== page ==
1. Study looks at difference in effect between a walk in the mall or in the park

    November 28, 2017 by Ashley

    From the University of Illinois College of Agricultural, Consumer and Environmental Sciences press release:

    Spending time together with family may help strengthen the family bond, but new research from the University of Illinois shows that specifically spending time outside in nature — even just a 20-minute walk — together can help family members get along even better.

    The research is based on the attention restoration theory which describes how interaction with natural environments can reduce mental fatigue and restore attentional functioning. Many studies have supported the theory, but most, if not all, previous studies have only looked at the benefits of spending time in nature on an individual’s attention.

    U of I family studies researchers Dina Izenstark and Aaron Ebata believed that if this theory worked for individuals it might also work for families and help to facilitate more positive family interactions and family cohesion. So last year they developed a new theoretical approach to studying the benefits of family-based nature activities.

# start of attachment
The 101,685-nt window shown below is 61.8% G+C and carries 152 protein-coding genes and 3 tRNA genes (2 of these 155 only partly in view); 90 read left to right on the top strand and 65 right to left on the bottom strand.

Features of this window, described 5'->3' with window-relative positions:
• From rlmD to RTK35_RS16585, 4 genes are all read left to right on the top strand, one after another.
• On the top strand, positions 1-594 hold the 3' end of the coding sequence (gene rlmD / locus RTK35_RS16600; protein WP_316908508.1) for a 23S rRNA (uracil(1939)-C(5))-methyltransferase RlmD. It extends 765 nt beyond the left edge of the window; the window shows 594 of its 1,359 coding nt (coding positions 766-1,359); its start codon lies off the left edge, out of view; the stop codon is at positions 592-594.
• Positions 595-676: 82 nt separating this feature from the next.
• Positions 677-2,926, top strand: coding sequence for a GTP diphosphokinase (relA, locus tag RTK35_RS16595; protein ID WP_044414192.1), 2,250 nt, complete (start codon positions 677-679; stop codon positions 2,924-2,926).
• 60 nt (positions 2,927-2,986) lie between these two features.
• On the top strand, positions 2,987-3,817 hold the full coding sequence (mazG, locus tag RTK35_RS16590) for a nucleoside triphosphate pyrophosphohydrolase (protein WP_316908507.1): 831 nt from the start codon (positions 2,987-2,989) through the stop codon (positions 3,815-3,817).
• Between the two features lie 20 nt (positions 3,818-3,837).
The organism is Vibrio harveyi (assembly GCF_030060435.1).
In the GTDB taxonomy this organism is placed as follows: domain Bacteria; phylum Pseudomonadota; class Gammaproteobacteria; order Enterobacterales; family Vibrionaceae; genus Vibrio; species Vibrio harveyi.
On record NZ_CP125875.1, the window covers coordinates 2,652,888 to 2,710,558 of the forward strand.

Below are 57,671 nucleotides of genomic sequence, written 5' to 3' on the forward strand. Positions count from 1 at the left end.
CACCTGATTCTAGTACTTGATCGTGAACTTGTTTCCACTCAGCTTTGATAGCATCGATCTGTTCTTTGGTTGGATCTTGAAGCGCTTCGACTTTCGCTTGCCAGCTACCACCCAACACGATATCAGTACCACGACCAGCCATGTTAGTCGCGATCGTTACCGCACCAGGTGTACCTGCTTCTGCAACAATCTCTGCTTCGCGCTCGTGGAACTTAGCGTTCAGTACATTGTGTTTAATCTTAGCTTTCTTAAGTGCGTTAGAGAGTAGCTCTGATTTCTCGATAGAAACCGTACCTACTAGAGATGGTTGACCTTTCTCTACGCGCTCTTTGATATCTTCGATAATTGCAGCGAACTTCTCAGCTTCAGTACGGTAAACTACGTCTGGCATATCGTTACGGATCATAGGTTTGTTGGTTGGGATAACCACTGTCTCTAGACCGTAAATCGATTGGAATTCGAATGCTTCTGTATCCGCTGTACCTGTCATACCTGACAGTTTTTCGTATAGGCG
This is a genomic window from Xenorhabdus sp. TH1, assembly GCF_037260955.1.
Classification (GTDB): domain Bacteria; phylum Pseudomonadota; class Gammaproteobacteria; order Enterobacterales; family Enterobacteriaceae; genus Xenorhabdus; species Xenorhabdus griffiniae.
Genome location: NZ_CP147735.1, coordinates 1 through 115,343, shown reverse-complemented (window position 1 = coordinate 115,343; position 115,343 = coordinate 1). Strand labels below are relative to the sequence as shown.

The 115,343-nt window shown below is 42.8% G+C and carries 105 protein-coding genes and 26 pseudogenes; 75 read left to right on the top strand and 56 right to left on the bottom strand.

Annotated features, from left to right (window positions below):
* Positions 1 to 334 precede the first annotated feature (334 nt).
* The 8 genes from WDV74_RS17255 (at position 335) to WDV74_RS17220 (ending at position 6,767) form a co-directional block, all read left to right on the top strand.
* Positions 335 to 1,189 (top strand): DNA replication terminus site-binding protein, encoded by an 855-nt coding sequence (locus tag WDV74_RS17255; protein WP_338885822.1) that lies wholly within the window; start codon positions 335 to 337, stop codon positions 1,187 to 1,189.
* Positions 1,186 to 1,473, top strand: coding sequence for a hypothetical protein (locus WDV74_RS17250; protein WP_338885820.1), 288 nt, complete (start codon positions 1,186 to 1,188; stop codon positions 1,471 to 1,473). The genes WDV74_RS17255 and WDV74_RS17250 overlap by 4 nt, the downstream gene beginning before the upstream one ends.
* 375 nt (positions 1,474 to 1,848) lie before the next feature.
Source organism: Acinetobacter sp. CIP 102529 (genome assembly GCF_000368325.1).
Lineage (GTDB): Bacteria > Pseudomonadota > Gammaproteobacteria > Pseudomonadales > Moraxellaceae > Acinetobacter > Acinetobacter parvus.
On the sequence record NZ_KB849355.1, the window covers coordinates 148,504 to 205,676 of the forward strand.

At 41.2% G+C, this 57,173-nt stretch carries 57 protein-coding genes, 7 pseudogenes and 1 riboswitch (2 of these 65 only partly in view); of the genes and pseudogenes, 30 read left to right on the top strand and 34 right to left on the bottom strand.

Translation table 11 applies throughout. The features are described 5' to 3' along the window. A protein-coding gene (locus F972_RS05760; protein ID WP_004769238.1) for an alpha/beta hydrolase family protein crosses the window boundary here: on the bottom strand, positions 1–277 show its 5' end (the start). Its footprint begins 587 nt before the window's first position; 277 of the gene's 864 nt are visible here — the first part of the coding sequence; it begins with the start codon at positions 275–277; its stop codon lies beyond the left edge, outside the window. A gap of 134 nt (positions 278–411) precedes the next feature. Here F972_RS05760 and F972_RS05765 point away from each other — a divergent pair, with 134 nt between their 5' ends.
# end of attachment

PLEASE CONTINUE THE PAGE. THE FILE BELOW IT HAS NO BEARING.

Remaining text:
“Past research shows that in nature individuals’ attention is restored but we wanted to know, what does that mean for family relationships? In our theoretical model we made the case that when an individual’s attention is restored, they are less irritable, have more self-control, and are able to pick up on social cues more easily. Because of all of those dynamics, we believe they should get along better with other family members,” Izenstark explains.

    In a new study, Izenstark, now an assistant professor at San José State University, and Ebata, an associate professor and Extension specialist in the Department of Human Development and Family Studies at U of I, test their theory by looking at sets of moms and daughters (ages 10-12 years) who were asked to take a walk together in nature and a walk in a mall. The researchers then tested both the mothers’ and daughters’ attention and observed their family interactions after each walk.

    The results were clear; a walk in nature increased positive interactions, helping the mothers and daughters get along better. It also restored attention, a significant effect for mothers in the study.